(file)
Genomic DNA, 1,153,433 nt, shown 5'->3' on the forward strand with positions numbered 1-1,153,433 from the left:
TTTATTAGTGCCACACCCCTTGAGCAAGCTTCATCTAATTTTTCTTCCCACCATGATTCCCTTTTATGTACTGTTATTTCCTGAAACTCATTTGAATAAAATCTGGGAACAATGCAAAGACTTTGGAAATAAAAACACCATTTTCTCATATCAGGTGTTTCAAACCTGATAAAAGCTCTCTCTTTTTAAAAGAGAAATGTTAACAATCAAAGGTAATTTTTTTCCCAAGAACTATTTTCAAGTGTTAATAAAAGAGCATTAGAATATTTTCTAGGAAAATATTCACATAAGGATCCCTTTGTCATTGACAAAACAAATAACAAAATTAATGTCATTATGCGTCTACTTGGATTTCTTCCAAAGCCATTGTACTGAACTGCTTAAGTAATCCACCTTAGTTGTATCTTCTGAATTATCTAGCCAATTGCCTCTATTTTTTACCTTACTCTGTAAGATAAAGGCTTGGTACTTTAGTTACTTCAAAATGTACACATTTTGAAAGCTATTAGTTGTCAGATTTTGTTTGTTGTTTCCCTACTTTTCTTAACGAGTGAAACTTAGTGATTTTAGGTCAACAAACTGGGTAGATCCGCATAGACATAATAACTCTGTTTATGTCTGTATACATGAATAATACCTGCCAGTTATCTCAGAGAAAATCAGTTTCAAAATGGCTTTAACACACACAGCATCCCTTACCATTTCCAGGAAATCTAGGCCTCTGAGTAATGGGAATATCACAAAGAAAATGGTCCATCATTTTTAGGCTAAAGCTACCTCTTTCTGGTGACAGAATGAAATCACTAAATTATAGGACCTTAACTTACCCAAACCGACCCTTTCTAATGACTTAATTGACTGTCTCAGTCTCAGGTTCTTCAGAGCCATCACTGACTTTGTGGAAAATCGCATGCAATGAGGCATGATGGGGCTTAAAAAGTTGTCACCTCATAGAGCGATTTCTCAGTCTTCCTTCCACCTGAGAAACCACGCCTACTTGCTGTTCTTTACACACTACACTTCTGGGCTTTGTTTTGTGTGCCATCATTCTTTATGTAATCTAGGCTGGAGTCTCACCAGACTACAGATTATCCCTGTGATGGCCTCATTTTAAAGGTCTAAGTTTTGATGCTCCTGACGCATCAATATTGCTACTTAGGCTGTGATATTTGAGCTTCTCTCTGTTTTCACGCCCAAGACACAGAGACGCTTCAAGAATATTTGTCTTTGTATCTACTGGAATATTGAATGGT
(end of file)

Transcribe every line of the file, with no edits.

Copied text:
Genomic DNA, 1,153,433 nt, shown 5'->3' on the forward strand with positions numbered 1-1,153,433 from the left:
TTTATTAGTGCCACACCCCTTGAGCAAGCTTCATCTAATTTTTCTTCCCACCATGATTCCCTTTTATGTACTGTTATTTCCTGAAACTCATTTGAATAAAATCTGGGAACAATGCAAAGACTTTGGAAATAAAAACACCATTTTCTCATATCAGGTGTTTCAAACCTGATAAAAGCTCTCTCTTTTTAAAAGAGAAATGTTAACAATCAAAGGTAATTTTTTTCCCAAGAACTATTTTCAAGTGTTAATAAAAGAGCATTAGAATATTTTCTAGGAAAATATTCACATAAGGATCCCTTTGTCATTGACAAAACAAATAACAAAATTAATGTCATTATGCGTCTACTTGGATTTCTTCCAAAGCCATTGTACTGAACTGCTTAAGTAATCCACCTTAGTTGTATCTTCTGAATTATCTAGCCAATTGCCTCTATTTTTTACCTTACTCTGTAAGATAAAGGCTTGGTACTTTAGTTACTTCAAAATGTACACATTTTGAAAGCTATTAGTTGTCAGATTTTGTTTGTTGTTTCCCTACTTTTCTTAACGAGTGAAACTTAGTGATTTTAGGTCAACAAACTGGGTAGATCCGCATAGACATAATAACTCTGTTTATGTCTGTATACATGAATAATACCTGCCAGTTATCTCAGAGAAAATCAGTTTCAAAATGGCTTTAACACACACAGCATCCCTTACCATTTCCAGGAAATCTAGGCCTCTGAGTAATGGGAATATCACAAAGAAAATGGTCCATCATTTTTAGGCTAAAGCTACCTCTTTCTGGTGACAGAATGAAATCACTAAATTATAGGACCTTAACTTACCCAAACCGACCCTTTCTAATGACTTAATTGACTGTCTCAGTCTCAGGTTCTTCAGAGCCATCACTGACTTTGTGGAAAATCGCATGCAATGAGGCATGATGGGGCTTAAAAAGTTGTCACCTCATAGAGCGATTTCTCAGTCTTCCTTCCACCTGAGAAACCACGCCTACTTGCTGTTCTTTACACACTACACTTCTGGGCTTTGTTTTGTGTGCCATCATTCTTTATGTAATCTAGGCTGGAGTCTCACCAGACTACAGATTATCCCTGTGATGGCCTCATTTTAAAGGTCTAAGTTTTGATGCTCCTGACGCATCAATATTGCTACTTAGGCTGTGATATTTGAGCTTCTCTCTGTTTTCACGCCCAAGACACAGAGACGCTTCAAGAATATTTGTCTTTGTATCTACTGGAATATTGAATGGT